Invisible Signs: What's Going On With The Highway Signage Around Hampton Roads?
Drivers around Hampton Roads have to put up with a lot. Traffic and flooding, obviously. Birds flying around bridges. And what about those green highway signs that are fading?
Residents around the region say they struggle to see them at night. The signs aren’t just annoying. They have a real impact on people’s lives.
I quickly noticed the signs when I moved up to the area from Miami about a year ago. Many of them didn’t seem to reflect in darkness, almost like they were wearing out. I had never seen traffic signs like that before.
At the time, I used Google Maps for directions. But once the sun set, the signs still made it hard to distinguish exits.
I’ve since been waiting for them to be replaced. Some have, but a lot of them are still posted on expressways.
For example, I-264 East between Norfolk and Virginia Beach has a stretch of about six signs around Exit 19 that are barely legible at night. On one sign reading “Lynnhaven Parkway,” only a few letters shine in car lights from a short distance away. Two other signs are completely dark and don’t reflect at all as you drive past them.
“Those signs are terrible,” says David Falkinson, a Norfolk resident. “I mean the signs in the whole area are really bad.”
Falkinson is originally from the Boston area, where he says highway signs can also be confusing. But the ones in Hampton Roads are worse, he says.
“They’re definitely dangerous,” he says, while holding his 6-month-old daughter. “If it wasn’t for Google Maps telling me where to go, I’d probably get lost.”
In fact, Falkinson still misses exits sometimes.
There was that one day when he was heading to a movie theater in Chesapeake and his lane divided into three roads.
“I was supposed to go left but it was unclear which road was which so I went straight and it added almost 10 minutes to my drive,” he says.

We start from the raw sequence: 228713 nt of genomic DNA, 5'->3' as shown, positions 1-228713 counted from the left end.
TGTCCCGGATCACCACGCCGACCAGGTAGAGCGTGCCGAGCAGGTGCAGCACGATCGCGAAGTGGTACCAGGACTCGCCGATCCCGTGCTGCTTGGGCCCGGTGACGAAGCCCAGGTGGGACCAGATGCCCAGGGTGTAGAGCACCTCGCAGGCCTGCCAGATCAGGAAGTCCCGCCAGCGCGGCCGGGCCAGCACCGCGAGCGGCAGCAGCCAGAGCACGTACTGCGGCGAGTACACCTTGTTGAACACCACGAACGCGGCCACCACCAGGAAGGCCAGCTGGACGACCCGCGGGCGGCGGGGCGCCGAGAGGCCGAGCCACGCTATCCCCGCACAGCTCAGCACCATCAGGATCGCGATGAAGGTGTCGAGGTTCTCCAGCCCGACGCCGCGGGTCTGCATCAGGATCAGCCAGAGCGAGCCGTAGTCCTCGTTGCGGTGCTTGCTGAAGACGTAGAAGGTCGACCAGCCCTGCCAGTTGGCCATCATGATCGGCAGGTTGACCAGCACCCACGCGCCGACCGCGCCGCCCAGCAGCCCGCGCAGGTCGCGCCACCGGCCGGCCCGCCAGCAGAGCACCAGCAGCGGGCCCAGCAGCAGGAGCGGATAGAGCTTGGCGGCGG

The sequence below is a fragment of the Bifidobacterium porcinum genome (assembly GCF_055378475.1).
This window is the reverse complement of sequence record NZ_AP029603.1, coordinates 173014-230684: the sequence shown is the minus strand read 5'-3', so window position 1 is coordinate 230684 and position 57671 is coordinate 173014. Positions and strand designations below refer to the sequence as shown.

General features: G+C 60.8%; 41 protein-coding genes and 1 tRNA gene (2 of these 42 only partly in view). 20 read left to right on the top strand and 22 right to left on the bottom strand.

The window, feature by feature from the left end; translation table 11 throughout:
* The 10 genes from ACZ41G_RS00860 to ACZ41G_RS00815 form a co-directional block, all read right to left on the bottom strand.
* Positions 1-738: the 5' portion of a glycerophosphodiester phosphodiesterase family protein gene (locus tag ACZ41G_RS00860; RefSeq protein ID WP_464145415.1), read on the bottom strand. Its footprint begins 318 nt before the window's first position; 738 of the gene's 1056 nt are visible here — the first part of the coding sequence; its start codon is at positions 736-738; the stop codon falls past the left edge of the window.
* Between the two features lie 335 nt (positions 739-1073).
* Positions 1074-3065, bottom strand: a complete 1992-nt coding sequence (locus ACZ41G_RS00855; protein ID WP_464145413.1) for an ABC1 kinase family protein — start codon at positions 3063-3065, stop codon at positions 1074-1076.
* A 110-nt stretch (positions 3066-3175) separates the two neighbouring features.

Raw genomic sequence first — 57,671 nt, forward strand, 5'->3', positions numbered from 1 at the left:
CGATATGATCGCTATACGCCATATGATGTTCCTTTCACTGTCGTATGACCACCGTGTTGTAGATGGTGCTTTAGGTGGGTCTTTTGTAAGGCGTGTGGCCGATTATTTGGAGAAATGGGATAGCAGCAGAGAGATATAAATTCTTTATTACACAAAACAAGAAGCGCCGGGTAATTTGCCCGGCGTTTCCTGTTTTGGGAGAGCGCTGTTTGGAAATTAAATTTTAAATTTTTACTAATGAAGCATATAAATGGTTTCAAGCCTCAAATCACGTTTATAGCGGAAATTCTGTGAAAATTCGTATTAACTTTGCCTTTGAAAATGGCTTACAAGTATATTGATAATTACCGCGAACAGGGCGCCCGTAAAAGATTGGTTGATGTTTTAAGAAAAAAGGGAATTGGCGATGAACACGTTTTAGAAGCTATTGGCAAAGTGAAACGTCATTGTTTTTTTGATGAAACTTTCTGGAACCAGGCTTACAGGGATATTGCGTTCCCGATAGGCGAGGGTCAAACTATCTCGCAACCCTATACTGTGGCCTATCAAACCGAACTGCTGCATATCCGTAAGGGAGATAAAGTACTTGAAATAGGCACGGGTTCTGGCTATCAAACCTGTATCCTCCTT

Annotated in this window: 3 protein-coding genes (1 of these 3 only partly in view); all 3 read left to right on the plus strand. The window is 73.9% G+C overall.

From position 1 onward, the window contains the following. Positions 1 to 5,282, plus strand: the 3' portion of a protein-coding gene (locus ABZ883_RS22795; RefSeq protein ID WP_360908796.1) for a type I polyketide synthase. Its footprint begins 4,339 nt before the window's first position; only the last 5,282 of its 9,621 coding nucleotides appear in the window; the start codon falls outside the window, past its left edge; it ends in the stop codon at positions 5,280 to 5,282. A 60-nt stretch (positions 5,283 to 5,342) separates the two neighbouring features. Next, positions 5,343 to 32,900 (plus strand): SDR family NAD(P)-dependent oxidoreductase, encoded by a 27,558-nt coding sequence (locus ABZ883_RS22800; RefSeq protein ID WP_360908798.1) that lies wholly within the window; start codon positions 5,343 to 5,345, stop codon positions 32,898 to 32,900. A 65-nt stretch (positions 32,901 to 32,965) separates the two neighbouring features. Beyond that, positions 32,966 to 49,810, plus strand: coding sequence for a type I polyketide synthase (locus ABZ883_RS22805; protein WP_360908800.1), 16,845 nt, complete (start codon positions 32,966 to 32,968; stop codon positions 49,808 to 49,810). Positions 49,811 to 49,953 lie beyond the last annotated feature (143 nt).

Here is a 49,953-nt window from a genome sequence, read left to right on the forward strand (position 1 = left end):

The Virginia Department of Transportation oversees the traffic signs. A VDOT spokeswoman says safety is the agency's top priority and workers started replacing about 300 old signs in Hampton Roads in 2019. The process takes a while because it involves designing new signs and then bringing in cranes and closing down roads to install them.
So far, more than 80 signs have been replaced. The work is slated to be done by early next year. Until then, the spokeswoman says drivers should rely on “the redundancy in highway signage” to decide which exit to take.
The new signs are a relief for Norfolk resident Jacy Paloma, who says clear signage is especially important for all of the tourists and military members visiting Hampton Roads.
“They don’t know where they’re going,” she says. “And then if you miss an exit, road-rage — I don’t know how people react. Especially in a time that’s already like extremely frustrating, I think it could be dangerous.”
Paloma, who's a lab scientist at the Children’s Hospital of the King’s Daughters in Norfolk, adds she’ll also benefit from the new signs. The old ones have made her late for work.
“I just started wearing glasses too,” she says. “I miss a lot of exits sometimes. I’m not very directionally-coordinated.”